Prepare your farm for an emergency

Protecting your farm in an emergency or disaster involves considering household members, farm workers, buildings, equipment, crops and livestock.

Planning ahead for any situation including fire, extreme weather, chemical accident, and animal and plant disease can help minimise the impact and recovery time.

General preparation

As part of your preparation you should:

  • understand your risks
  • develop and maintain your emergency plan with the household and farm workers
  • have an emergency kit
  • think about your emotional and physical preparation
  • prepare your home and property
  • prepare your vehicle
  • know about emergency advice and warnings
  • check the Recovery website after an emergency.

Prepare for the specific types of emergencies that may affect you and your farm.

Farm preparation

In addition to your general preparation, there are some things that you'll need to consider for your farm.

Emergency plan

When developing your farm emergency plan think about:

Emergency kit

Make sure your emergency kit includes:

  • handling equipment for animals - eg halters, nose leads
  • water, feed and buckets
  • tools and supplies needed for sanitation.

Keep supplies that may be needed to protect the farm, including:

  • sandbags and plastic sheeting, in case of flood
  • wire and rope to secure objects, in case of extreme storm
  • extra fuel for vehicles and tractors
  • suitable fire extinguishers in sheds and vehicles
  • extra feed and alternative water supplies for livestock
  • emergency generators and water pumps.


If you have animals on your farm include them in your plan.

Consider the need to move animals to safer places. In case of:

  • a bushfire - to a closely grazed or ploughed paddock, preferably near the home with:
    • drinking water
    • steel fences
    • shade
  • a flood -  to higher ground
  • a severe storm, including hail - under solid cover (eg a sturdy shed or covered yard).

It is the farmer's responsibility to check where to get help before an emergency, for:

Crops and orchards

You can help keep your crops and orchards free from pests and diseases by knowing how to prepare for and prevent a plant disease outbreak.


Private dam maintenance and management in emergencies - Department for Environment and Water SA


Consider farm workers by:

  • keeping them informed of the farm's emergency plan
  • making sure they know the escape routes on the property
  • ensuring that everyone on the farm is contactable by two-way radio or mobile phone - consider the use of personal locator beacons (PLBs).

Farm inventory

Make an inventory by recording:

  • crops - types and hectares
  • machinery and equipment - make and model number
  • hazardous chemicals - eg pesticides, fertilisers, fuel
  • livestock - type and number of animals and records of vaccinations:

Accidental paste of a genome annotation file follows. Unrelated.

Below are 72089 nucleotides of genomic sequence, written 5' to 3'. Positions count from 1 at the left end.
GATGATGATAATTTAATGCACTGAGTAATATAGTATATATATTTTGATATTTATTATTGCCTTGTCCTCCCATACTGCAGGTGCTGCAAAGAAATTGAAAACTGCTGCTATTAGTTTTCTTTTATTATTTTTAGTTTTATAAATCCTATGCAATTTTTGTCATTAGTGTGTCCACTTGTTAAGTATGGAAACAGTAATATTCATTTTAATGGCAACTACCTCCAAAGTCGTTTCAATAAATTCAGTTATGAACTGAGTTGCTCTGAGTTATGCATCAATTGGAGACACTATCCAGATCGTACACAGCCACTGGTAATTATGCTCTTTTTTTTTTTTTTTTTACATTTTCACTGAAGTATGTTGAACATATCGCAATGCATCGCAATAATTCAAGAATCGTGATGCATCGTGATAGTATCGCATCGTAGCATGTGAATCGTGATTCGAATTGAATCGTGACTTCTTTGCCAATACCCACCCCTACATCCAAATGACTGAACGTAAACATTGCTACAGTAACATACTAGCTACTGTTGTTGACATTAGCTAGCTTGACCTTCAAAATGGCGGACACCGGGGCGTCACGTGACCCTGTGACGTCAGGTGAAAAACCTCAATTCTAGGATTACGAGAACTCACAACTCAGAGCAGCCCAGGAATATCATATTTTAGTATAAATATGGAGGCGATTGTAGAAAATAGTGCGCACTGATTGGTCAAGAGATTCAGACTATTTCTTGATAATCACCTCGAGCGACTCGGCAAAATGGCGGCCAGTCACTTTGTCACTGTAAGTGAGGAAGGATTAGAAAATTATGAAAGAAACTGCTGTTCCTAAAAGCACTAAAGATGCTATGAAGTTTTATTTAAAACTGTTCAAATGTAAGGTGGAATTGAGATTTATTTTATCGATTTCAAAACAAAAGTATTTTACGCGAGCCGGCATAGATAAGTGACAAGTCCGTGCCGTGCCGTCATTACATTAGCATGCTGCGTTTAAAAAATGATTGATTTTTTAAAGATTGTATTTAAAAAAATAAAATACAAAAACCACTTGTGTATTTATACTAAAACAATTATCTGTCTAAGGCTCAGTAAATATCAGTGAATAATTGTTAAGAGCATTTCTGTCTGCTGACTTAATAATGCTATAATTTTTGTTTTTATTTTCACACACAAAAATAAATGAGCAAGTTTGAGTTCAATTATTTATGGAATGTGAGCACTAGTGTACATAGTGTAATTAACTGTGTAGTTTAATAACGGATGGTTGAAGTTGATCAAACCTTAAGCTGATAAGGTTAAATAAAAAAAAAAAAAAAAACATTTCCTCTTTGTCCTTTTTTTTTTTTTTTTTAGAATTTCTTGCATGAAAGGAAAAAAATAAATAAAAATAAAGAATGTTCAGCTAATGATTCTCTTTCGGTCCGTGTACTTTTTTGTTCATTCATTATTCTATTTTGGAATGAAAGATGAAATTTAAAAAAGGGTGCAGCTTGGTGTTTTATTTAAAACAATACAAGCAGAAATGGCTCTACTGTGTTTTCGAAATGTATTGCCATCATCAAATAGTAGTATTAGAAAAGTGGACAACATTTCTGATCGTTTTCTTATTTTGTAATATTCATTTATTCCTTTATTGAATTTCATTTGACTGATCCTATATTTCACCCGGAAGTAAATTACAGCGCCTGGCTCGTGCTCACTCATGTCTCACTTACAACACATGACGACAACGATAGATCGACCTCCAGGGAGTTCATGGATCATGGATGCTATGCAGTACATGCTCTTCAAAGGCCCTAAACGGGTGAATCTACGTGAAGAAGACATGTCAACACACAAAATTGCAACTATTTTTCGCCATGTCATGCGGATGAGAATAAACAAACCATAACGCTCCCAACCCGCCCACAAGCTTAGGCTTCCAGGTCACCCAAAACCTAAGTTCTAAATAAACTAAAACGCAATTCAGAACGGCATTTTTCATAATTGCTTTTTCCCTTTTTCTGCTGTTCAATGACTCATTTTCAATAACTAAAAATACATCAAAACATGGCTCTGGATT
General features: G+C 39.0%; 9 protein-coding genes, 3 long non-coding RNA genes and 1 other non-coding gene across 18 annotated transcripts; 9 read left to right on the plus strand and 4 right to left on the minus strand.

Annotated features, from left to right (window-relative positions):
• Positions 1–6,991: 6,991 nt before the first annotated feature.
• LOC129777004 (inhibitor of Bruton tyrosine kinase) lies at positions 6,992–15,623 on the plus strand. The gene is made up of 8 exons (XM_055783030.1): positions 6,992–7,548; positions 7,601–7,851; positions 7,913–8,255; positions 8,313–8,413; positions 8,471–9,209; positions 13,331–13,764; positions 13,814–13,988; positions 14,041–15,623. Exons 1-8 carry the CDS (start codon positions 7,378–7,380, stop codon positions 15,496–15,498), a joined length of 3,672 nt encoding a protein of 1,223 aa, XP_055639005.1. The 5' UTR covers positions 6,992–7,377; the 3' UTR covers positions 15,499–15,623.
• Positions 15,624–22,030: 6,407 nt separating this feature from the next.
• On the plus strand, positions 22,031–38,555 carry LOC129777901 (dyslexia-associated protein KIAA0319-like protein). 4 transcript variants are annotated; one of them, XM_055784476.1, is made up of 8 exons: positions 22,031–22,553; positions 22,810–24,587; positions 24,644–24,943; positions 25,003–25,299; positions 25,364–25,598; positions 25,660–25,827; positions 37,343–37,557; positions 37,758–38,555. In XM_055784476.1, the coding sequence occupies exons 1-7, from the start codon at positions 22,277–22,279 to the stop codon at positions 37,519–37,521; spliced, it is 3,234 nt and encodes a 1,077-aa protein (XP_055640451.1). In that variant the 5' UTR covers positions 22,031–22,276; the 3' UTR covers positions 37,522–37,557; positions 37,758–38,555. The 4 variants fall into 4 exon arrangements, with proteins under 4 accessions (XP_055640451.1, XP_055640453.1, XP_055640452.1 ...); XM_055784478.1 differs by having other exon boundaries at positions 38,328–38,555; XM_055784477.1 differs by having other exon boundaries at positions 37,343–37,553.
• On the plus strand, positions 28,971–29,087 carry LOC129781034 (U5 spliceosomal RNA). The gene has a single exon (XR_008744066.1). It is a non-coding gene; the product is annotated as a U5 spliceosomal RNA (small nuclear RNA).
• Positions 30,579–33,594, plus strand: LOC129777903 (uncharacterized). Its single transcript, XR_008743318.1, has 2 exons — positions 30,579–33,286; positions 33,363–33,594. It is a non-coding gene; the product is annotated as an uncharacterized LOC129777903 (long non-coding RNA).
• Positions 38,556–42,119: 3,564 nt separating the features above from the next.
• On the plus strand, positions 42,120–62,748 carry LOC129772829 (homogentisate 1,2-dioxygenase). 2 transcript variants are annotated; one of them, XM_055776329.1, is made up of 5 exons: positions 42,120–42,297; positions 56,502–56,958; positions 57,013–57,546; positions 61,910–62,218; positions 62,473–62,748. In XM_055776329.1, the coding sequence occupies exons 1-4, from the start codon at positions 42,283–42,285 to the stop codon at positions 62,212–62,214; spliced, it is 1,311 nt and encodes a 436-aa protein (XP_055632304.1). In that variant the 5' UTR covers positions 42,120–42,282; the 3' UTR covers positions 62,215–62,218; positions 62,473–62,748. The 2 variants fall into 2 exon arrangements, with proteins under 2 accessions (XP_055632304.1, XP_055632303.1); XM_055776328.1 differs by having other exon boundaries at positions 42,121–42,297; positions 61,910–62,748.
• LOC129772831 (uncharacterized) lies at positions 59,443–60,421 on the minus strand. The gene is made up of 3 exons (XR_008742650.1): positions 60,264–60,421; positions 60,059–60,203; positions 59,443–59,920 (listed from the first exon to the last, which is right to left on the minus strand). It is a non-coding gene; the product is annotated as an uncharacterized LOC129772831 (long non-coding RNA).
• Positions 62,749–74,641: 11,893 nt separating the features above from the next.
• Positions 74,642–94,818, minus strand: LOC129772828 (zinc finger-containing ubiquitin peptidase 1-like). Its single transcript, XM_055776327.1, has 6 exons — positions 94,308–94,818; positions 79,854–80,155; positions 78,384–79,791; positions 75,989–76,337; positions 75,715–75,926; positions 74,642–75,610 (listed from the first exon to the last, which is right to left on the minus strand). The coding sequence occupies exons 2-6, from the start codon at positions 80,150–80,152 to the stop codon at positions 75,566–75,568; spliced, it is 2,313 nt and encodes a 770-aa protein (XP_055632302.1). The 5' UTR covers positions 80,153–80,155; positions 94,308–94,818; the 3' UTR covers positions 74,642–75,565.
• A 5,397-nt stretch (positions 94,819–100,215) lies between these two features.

• make sure your animals have permanent identification - eg name tag, microchip or brand
    • ensure cattle, sheep and goats are tagged with a National Livestock Identification device.

Site map

A site map could help emergency services when entering your property. You should include:

  • buildings and structures
  • access roads and lanes
  • fences and gates
  • location of livestock
  • location of water sources
  • location of hazardous chemicals used for farming
  • electrical, gas and water supply shut-off locations
  • safe locations to relocate equipment, feed and hazardous chemicals
  • escape routes from the property.

Keep printed copies of the map, as well as creating an electronic version online.

During an emergency

During an incident put your emergency plan in place.

Ensure the safety of your family and farm workers first. If you have time, move your animals to safer places. Never leave animals tied up or restrained.

Private dam maintenance and management in emergencies - Department for Environment and Water SA

After an emergency

When it's safe, continue to follow your emergency plan:

  • help others, including neighbours
  • tune into your local ABC radio station - conditions may change quickly so regularly check for updates and heed any warnings.

In the days following the disaster:

  • use the supplies from your emergency kit
  • relocate, if your home isn't safe to live in
  • start your recovery and clean-up, including removing any debris that may cause injury to people and animals.

It is the farmer's responsibility to attend to all animal welfare issues after an emergency however, the Department of Primary Industries and Regions, SA (PIRSA) may assist with assessments of emergency affected livestock if normal veterinary services are not available and Livestock SA may accept and distribute donations of livestock fodder after significant emergencies.

Account for your inventory

Use your inventory to account for and assess livestock, fuels, chemicals, machinery and equipment in preparation for making your insurance claim.

Farm assistance

Recovery advice for specific events will be published on this website and the PIRSA website emergency management section when an incident occurs. This section on the PIRSA website also has recovery information for:

  • land management
  • livestock management
  • farm fire recovery.

Recovery assistance - Australian Government

Looking after injured animals or disposing of deceased animals

Assess and continue to monitor your animals for injuries or signs of illness.

Provide non-contaminated feed and water.

Animal safety in emergencies - PIRSA

Related information

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    Provided by: SAFECOM
    Page last updated 25 October 2021

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